Speaking in his national capacity, he said that the Government of Malawi was considering passing a law on marriage that set the minimum age to 18 for girls and boys, thereby putting an end to the practice of child and early marriages.

FREDERICK MUSIIWA MAKAMURE SHAVA (Zimbabwe), speaking on behalf of the Southern African Development Community (SADC), said members would join other States in celebrating the twenty-fifth anniversary of the Convention on the Rights of the Child.  He also congratulated the State of Palestine on its accession to the Convention as the 194th State Party.  In his region, poverty remained the underlying cause for all forms of vulnerability for children.  That was why many children continued to struggle to enjoy the most basic rights, such as education and health, and economic and social advancement opportunities.  Against that backdrop, he said, SADC members had designed various policies to expand access to education for all.

With regard to health, despite some progress, infant and under-five mortality rates continued to be a matter of deep concern.  Even though member countries had made significant progress in reducing mother-to-child HIV transmission through various interventions, he said protecting and promoting the rights of children had continued to face challenges as a result of the negative legacy of the HIV/AIDS epidemic, resulting in significant increases to the number of orphans and vulnerable children and youth in the region.  Concluding, he reiterated the group’s commitment to promote and protect the rights of children in the region, welcoming strategic partnerships with all relevant stakeholders.  

EVA CHARLOTTA SCHLYTER, of the European Union Delegation, said that her group, together with the Group of Latin American and Caribbean Countries (GRULAC), would be introducing the annual resolution on the rights of the child during the Committee’s current session.  The post-2015 development agenda needed to respond to new challenges and tackle issues of global concern that had not been sufficiently covered by the Millennium Development Goals.  Further, strong accountability mechanisms were necessary to track progress.  The European Union Agenda for the Rights of the Child, she added, focused on a number of concrete priorities, such as a child-friendly justice and the protection of children in vulnerable situations.

Millions of children around the world, she continued, bore the burden of war and its atrocities.  The European Union welcomed the Organization’s attention to children living through armed conflict and supported all ongoing efforts to fight impunity and address persistent perpetrators.  Her group also supported the Children, Not Soldiers campaign, jointly initiated with UNICEF, which aimed to end and prevent the recruitment and use of children by government forces in conflicts by 2016.  The European Union also strongly welcomed the General Assembly’s landmark resolution banning the practice of female genital mutilation.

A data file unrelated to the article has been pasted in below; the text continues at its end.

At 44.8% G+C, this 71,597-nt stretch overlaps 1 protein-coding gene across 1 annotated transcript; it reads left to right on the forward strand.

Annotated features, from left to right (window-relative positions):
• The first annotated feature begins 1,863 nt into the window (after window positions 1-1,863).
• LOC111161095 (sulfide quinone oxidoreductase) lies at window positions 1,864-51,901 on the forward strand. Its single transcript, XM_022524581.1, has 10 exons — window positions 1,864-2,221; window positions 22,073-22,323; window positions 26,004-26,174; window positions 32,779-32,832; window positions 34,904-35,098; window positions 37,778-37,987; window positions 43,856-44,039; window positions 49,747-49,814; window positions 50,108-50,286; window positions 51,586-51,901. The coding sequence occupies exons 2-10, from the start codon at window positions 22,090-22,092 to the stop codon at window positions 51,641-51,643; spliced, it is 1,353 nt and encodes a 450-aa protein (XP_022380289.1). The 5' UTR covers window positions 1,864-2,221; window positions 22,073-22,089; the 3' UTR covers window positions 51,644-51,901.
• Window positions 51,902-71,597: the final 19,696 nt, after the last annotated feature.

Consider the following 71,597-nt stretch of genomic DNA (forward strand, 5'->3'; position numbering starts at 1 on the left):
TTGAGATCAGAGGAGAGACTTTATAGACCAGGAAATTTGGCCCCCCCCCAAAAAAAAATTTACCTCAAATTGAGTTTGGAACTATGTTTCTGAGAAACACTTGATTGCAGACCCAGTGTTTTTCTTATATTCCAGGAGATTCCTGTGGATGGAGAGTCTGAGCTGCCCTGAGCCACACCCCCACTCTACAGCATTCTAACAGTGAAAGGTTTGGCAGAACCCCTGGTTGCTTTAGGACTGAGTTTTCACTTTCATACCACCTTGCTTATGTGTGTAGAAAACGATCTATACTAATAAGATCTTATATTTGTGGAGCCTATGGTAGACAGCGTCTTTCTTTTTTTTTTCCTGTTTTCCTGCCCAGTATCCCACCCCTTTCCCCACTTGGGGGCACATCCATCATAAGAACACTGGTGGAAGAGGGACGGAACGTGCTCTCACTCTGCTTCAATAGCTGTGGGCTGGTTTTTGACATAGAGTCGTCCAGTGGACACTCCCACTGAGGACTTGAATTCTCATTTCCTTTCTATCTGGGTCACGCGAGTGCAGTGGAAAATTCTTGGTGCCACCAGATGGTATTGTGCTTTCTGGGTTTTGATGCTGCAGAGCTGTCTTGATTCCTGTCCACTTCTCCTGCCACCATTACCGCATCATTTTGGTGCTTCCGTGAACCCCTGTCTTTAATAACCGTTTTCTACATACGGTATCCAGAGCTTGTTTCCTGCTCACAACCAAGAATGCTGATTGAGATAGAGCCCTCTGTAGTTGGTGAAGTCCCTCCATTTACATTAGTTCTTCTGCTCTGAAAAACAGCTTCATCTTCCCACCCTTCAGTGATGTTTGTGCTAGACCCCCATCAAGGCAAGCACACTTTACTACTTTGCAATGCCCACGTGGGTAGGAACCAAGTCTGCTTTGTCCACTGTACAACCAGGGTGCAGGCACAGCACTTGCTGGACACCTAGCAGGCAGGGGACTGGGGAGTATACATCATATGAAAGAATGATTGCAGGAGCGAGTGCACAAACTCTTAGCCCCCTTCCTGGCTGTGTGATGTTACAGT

SEBASTIANO CARDI (Italy) acknowledged the progress made in advancing the rights of the child, yet noted the persisting challenges.  Given the scope and complexity involved in protecting the rights of the child, he called for a coordinated and integrated response by the international community, which applied in particular, to the United Nations campaign “Children, not soldiers”.  The same approach was needed, he continued, when dealing with children with disabilities, so that they could integrate effectively and with dignity into the life cycle of their communities.  Raising awareness and creating legal frameworks were not enough, he added.  Instead, action was needed to provide every child with the knowledge, skills, security and safety needed to determine his or her path in life.

CAROL HAMILTON (United States) said her country was party to the Convention on the Rights of the Child and its two optional protocols, and was committed to protecting the rights of the child, inside and outside its borders.  The Government was expanding access to high quality education for children from low-income families and the Affordable Healthcare Act was lowering the cost of children’s health care.  As the Secretary-General’s report indicated, the global under-five mortality rate had almost been halved.  However, the international community had been horrified by the images of “the Islamic State in Iraq and the Levant/Sham (ISIL/ISIS)” rounding up young girls and selling them as sex slaves.  The children of Syria continued to suffer physical and psychological pain under a brutal regime, she said.  Being born a girl should not mean being forced into an early marriage.  When adolescent girls were empowered, it benefited everyone because they grew up into agents for change.  “We have a lot to learn from our children,” she concluded, adding that the international community must do more to leave them the world they deserved.